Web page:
It’s hard for me to blame brands for not engaging with sports too heavily on the 1950s-1970s. Sports weren’t all that great back then. Look at the tapes of the games. The action is so slow, and a lot of the athletes aren’t that good. The “Ah-ha” moment for brands happens in the 1980s with Michael Jordan and Nike, when Nike realizes the best way to sell its merchandise is not to talk about the technical attributes of its shoes and clothes but to start spinning legends about the athletes wearing them. That creates a sea-change in the way the corporate world interacts with sports. The problem is Nike got hooked on spinning legends and that came back to bite them when they weren’t true. Lance Armstrong was on more than just his bike for six hours a day.
The digital space has obviously changed the sports and entertainment business forever; is there still a solid place for traditional sports marketing in the world today or do you have to be everything to everybody?
I think you need to reach your audience where it is. Tying yourself to long-term cable deals and making it impossible to reach the next generation of sports fans on mobile is a terrible idea. These local blackouts required to fulfill outdated RSN agreements are not good. My kids shouldn’t have to be in their living room to watch any one sport. So the leagues and governing bodies need to make it easier for sports marketing folks to be everywhere.
The titans of the industry only a few decades ago had the ability to control media in ways you can’t today. Would their approaches have been just as successful because of the size of the personalities they were working with?
I’m a big believer in the quality of the content. Great personalities, great storytelling and quality competition can solve nearly every problem, because it creates audience demand. Baseball is struggling with ratings not because it can’t control media but because the games are too long and boring because nobody scores or gets on base. No matter how much baseball controls media, it’s going to struggle until it fixes some problems with the game.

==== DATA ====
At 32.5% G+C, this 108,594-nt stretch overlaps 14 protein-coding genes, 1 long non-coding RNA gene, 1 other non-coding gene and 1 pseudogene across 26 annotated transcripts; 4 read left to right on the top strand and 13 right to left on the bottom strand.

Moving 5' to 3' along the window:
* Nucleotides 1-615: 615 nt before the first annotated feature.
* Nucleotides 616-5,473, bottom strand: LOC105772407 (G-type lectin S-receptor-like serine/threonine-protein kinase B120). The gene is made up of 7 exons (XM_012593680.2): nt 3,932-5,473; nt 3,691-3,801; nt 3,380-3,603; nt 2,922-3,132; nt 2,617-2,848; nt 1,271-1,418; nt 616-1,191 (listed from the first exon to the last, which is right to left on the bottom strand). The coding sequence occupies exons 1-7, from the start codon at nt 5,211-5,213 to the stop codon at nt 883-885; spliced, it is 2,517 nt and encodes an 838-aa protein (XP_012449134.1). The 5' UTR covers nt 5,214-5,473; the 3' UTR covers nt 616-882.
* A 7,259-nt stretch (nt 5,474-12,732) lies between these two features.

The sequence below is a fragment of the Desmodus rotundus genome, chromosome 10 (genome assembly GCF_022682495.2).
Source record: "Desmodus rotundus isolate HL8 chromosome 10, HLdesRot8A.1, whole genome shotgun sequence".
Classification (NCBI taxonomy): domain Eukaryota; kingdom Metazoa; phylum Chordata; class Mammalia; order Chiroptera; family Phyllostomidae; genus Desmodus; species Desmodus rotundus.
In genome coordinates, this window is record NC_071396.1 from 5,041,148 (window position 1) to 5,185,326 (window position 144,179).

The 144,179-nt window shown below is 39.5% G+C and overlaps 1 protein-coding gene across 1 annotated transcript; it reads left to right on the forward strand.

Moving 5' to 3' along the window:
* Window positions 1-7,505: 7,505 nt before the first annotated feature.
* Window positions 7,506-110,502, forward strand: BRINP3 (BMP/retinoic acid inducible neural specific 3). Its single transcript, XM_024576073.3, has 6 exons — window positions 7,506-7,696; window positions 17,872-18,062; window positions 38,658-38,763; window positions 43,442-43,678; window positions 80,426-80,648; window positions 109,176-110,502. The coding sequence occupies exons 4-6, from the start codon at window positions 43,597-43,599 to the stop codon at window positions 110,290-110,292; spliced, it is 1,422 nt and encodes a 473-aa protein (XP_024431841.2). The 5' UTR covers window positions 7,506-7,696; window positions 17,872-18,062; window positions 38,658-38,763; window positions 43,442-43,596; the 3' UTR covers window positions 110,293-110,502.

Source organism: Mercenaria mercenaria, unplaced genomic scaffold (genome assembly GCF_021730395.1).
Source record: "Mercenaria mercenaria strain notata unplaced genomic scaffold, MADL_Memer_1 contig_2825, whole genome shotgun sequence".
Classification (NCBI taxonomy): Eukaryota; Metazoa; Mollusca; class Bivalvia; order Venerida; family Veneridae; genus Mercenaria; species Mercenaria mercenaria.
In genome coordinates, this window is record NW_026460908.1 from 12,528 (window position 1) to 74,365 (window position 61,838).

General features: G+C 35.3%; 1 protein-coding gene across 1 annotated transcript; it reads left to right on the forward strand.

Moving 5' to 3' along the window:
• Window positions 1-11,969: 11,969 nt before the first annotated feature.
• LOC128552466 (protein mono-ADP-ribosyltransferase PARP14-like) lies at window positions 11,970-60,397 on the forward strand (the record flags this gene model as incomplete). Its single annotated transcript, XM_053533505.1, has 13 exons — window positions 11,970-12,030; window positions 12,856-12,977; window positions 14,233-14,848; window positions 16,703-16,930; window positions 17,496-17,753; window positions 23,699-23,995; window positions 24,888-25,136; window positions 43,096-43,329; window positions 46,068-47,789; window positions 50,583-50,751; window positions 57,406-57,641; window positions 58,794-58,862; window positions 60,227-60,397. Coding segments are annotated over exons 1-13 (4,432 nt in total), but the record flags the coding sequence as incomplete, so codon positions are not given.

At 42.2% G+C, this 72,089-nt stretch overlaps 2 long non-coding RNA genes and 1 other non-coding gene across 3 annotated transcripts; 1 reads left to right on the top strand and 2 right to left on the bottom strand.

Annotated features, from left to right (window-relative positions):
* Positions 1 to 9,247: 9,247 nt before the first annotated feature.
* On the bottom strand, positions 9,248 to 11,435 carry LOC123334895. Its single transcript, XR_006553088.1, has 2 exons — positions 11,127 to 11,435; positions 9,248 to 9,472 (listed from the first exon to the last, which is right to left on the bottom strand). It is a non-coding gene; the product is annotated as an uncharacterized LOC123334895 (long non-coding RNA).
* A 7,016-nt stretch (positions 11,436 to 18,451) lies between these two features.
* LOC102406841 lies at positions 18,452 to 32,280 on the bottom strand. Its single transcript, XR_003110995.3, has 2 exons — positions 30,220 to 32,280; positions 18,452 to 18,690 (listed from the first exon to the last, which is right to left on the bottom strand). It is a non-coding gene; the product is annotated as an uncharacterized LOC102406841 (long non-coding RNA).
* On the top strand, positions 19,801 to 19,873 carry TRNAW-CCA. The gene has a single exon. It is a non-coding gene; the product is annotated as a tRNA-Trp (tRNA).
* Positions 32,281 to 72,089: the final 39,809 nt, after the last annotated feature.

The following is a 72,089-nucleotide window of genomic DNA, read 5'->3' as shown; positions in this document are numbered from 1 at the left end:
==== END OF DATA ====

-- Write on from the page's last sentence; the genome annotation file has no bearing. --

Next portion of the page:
What is the biggest lesson you would like people to take away from the book?
Pigs get fat, but hogs get slaughtered. The idea that the most important thing in sports, or in any industry, is to keep labor costs as low as possible is absurd. Some of the highest paid factory workers are in Germany and Scandinavia, whose products are the envy of the world in terms of quality. When people are empowered financially they are incentivized to be as good as they can be and the rising tide can raise all boats. That said, players can be guilty of the overreach, too. Honesty and being genuine pays.
Is there an emerging star, or stars, you think are under marketed today that we should be watching?
Every NCAA athlete, and that’s the NCAA’s fault. The Olympics haven’t been sullied because professionals participate. They are bigger than ever. Katie Ledecky is the world’s greatest female swimmer. She is going to Stanford in the fall. Imagine how much more attention people might pay to NCAA swimming if she could be marketed nationally during her college career by the P&G’s of the world.